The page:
I’ve got the best job in the country because I have the opportunity to help determine a vision of medical science for South Africa. We take the 10 most prominent causes of death in South Africa and then design a programme of science formulating solutions. I cannot find a job that is as profound as this which, simultaneously, has such a strong impact on orchestrating how medical science is conducted in South Africa.

How has your job as a Paediatrician helped you manage your role as the President?

Looking back, being a Paediatrician enabled me to develop a lot of empathy and compassion. Being involved in medicine in South Africa, I saw the differences between the diseases of the poor and the elite first-hand, and dealt with that injustice within the system.
Being a woman, a mother and a Paediatrician, I saw diseases, which should have been eradicated in 100 years, causing deaths in the country. It made me angry about the state of health in South Africa. Working with HIV-infected women and their children, watching the mother or one of my child patients die was devastating.
The positive stories also left an indelible mark on me. Seeing some patients survive from a young age to living fulfilling lives filled me with immense happiness.

Under your guidance, what are your values and aims within the organisation?

There are four co-aims. Our mission is to fund and conduct research that changes the lives of South Africans. We do this by using our money wisely, firstly, by ensuring that our team is very lean and by giving money to scientists. The money is disbursed in such a way that the bulk goes to science and very little goes to administration.

Anything we fund has to impact South Africans, from drug discovery to policy. The work should be aimed at changing the burden of disease. We are also interested in funding innovation, finding vaccines, diagnostics and finding easy ways to diagnose people in the community. Building the pipeline of scientists is another major objective. Doing so will replenish and create capacity within the organisation. When I came to the SAMRC, one of the things I wanted to focus on was building a pipeline that is diverse—looking at gender parity— that funded African scientists and that looked at all areas, rural and urban.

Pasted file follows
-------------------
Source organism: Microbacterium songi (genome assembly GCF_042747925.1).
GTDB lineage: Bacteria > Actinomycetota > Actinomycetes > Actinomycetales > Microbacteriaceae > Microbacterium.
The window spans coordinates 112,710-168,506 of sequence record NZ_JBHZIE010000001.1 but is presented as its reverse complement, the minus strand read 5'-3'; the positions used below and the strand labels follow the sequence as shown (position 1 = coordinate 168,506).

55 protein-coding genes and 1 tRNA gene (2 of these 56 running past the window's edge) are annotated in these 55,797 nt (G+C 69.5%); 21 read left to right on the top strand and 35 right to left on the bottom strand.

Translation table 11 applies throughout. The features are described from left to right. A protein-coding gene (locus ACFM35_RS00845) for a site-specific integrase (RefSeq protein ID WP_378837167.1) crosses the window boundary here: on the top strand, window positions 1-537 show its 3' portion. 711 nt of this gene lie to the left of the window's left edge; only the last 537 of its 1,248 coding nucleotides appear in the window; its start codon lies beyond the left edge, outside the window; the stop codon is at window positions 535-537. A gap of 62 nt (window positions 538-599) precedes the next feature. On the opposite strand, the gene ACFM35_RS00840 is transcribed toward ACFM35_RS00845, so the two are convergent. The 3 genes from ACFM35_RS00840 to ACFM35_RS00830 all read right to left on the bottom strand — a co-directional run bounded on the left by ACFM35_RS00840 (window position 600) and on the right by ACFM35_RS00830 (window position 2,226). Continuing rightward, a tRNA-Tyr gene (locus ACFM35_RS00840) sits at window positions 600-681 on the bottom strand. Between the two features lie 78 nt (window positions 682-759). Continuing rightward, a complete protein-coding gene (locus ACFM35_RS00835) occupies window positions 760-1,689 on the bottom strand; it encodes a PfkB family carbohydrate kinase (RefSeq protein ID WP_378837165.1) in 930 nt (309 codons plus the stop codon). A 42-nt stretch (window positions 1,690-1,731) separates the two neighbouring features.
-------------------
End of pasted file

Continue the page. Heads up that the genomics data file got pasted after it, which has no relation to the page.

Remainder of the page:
I wanted to create a pipeline of scientists who are geographically diverse. When I started at the SAMRC, the bulk of our funding was going to institutions like UCT and Stellenbosch, to predominantly white men. We started changing our strategy and, now, most of the people we fund are women and the majority are black African scientists.

Can you please elaborate on some of the breakthroughs you’ve had?

The first is the Beijing Genomics Institute (BGI). We have a collaboration with BGI to establish a whole-genome sequencing facility in South Africa. The SAMRC Genomics Centre will be the first of its kind. The lab has been built and we are about to launch it—that’s a great achievement because it is going to leapfrog our ability to understand the genetic response to drugs, why certain drugs work and others don’t for various populations.

When I joined the SAMRC, I was worried that the institute was not doing enough research in terms of maternal and child health and I was looking for an innovation that could help us prevent stillbirths. We came up with Doppler technology—UmbiFlow. UmbiFlow is a sophisticated portable continuous wave Doppler used to measure blood flow in the umbilical cord. You can pick up whether babies are at risk of death or not.

We invested R4 million in the development and delivery of new and affordable antibiotic treatments for drug-resistant neonatal sepsis and sexually transmitted infections (STIs). Conducted by the Global Antibiotic Research and Development Partnership (GARDP), the clinical research studies aim to have a treatment for drug-resistant gonorrhoea registered in a number of countries, including South Africa, and to develop two new treatments for neonatal sepsis.
We also funded Iyeza Health through our Grants, Innovation and Product Development (GIPD) Unit. The innovator behind Iyeza created a network to dispense medicine in various locations. This has helped numerous individuals and is a key part of health product dispensation. The SAMRC supported Iyeza Health to build a mobile app system.

Since you have just started serving your second term, what is your vision for the next five years?

When you invest in medical research, you invest in the longevity of a person. This will increase the GDP or wealth of the nation. We are underfunded and this makes running the organisation difficult. We have increased our baseline. Last year, we brought in over a billion rand, but that’s not enough. For the kind of science we want to do, it’s minimal, given that it is amazing what we achieve. My focus is on capacity development and transformation in science. At the end of my five years, I want medical scientists in this country who are internationally recognised and who also represent the diversity within our country, because we don’t have that at the moment.

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Issue 83